The Wi-Fi Tornado Trackers

By Naomi Graychase

July 08, 2005

Texans are using donated, open-source wireless equipment with video feeds as an early warning system.

Even the weather is big in Texas. From lightning strikes to hurricanes, Texans are subject to life-threatening weather all year round. While the Gulf Coast is prone to flooding from hurricanes in the fall, the Panhandle is subject to dramatic snowfalls during the winter, and the north central part of the state spawns large numbers of tornadoes in the spring. In fact, Texas has recorded more tornadoes than any other state in the union. Between 1959 and 2000, 6,417 funnel clouds reached the ground there. In 1967, Texas set its all-time records for most tornadoes in a year (232); most in a single month (124); and the most in a single day (67). Death tolls for a tornado can be devastating—the deadliest tornado in American history killed 695 people in three states (none of which was Texas) in 1925.

Among the most vital tools any community can use to diminish the injuries and deaths resulting from tornadoes are early storm warnings. In order for the National Weather Service to issue a warning, two people must sight the tornado. The delay between the first and second spotter can cost valuable minutes and miles of damage. Currently, ham radio operators and other volunteers make up the bulk of storm watchers in Texas. But now, thanks to local ISP Star~Net Online Systems, the nearly 50,000 residents of Lamar County in eastern Texas have a new weapon in their arsenal: wireless mesh.

Larry Rhea, CEO of the Paris, Texas-based Star~Net, has donated all of the equipment and man hours necessary to get the new network up and running. His own tornado experiences primed him for a quick affirmative response when approached about the project by Star~Net employee Leo Salas, who is also the American Radio Relay League (ARRL) Emergency Coordinator for Lamar County.

“I just think it’s a good community project,” says Rhea. “Back in ’82, Paris was hit by a pretty good storm. A tornado went down by my mom and dad’s house; it tore my car up. That got me interested in wanting to get warnings out to the people sooner. Leo and I just got talking and we said, ‘Hey look what we could do.’”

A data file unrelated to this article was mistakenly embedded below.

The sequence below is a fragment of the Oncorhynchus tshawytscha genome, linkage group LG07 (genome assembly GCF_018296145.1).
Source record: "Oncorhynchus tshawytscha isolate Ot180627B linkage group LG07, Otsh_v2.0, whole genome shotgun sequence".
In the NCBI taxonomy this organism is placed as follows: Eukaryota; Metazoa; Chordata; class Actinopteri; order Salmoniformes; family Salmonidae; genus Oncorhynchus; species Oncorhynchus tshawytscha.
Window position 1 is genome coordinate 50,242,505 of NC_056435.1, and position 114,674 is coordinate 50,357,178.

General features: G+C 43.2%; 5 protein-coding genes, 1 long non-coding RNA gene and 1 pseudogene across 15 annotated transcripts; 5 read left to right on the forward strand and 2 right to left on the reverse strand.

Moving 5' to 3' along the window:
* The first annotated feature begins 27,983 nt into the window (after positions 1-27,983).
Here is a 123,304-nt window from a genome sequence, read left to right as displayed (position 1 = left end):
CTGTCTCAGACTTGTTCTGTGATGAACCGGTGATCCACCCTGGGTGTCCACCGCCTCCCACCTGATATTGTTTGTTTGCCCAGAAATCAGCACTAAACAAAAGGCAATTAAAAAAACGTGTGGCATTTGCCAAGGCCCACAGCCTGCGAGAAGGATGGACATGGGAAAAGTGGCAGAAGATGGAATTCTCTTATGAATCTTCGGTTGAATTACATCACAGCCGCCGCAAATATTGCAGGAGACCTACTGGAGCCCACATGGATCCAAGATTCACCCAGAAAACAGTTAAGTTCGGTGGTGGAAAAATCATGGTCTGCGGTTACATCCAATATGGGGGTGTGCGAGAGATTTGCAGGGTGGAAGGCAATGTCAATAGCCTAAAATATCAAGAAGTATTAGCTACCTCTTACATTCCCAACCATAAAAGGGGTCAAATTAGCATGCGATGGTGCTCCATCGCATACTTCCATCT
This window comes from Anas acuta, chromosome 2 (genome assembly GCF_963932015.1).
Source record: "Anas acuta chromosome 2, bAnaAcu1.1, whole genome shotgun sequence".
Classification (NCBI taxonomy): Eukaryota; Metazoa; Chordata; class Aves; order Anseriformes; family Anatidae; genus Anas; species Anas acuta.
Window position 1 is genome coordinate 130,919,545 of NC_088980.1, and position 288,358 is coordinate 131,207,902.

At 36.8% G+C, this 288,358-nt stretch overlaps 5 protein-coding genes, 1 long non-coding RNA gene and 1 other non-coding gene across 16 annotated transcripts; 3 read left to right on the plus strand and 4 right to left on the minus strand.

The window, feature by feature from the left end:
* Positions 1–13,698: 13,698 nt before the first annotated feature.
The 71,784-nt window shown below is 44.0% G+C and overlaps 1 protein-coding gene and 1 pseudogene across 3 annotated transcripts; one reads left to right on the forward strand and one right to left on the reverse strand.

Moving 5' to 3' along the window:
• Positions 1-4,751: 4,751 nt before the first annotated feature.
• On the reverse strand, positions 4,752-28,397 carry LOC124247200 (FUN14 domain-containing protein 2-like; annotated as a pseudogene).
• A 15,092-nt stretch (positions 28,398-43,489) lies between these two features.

In February, members of the Lamar County Amateur Radio Emergency Service (LCARES) field-tested the system, which uses wireless mesh equipment to provide voice, video, and data so that spotters can communicate more quickly with the National Weather Service, as well as with first-responders like fire departments and paramedics.

“The main concept,” says Rhea, “is that the storm spotters will be equipped with a Web cam that will send images back to the command center. You have to have two spotters spot a tornado to verify before they can sound the alarm. One of the main advantages to this new system is that the spotter on location with the Web cam can show the funnel cloud, and the second spotter can be the person back at the command center, so they can sound the alarm immediately without waiting for another person in the field to verify the storm.”

Star~Net, a small company that employs about a dozen people locally, uses open-source LocustWorld Meshboxes to provide wireless Internet access to residents in Northeast Texas and Southeast Oklahoma who do not live in areas served by cable Internet access providers. The company was founded in 1994, and began offering wireless in 1999.

The main meshbox is deployed on top of the local hospital, Paris Regional Medical Center, and has a range of four to five miles. In addition to the hospital tower, Rhea made the Star~Net boxes already in place in eastern and northern Lamar County accessible to the spotters.

“With the LocustWorld mesh,” says Rhea, “in an area that can’t get coverage, if it has line of sight back to the hospital where the box is located, then the secondary access point becomes a repeater, so the people on that part of town can use the repeater. We can put up to four boxes on these, so we could actually cover an area that doesn’t have line of sight back to the main tower.”

Storm spotters who connect to the network can also monitor the progress of severe storms as they approach Lamar County by accessing the National Weather Service's radar wirelessly over the Internet. Voice and instant-messaging communication are also available over the network.

The wireless storm watch system is not fully in effect yet, but Rhea is hoping to have it up and running and fully manned by August. So far, the system hasn’t been called into action under true storm conditions—no funnel clouds have touched down in the area since it was deployed—but its creators believe it could shave valuable minutes off future emergency alerts, potentially saving lives.

Originally published on .

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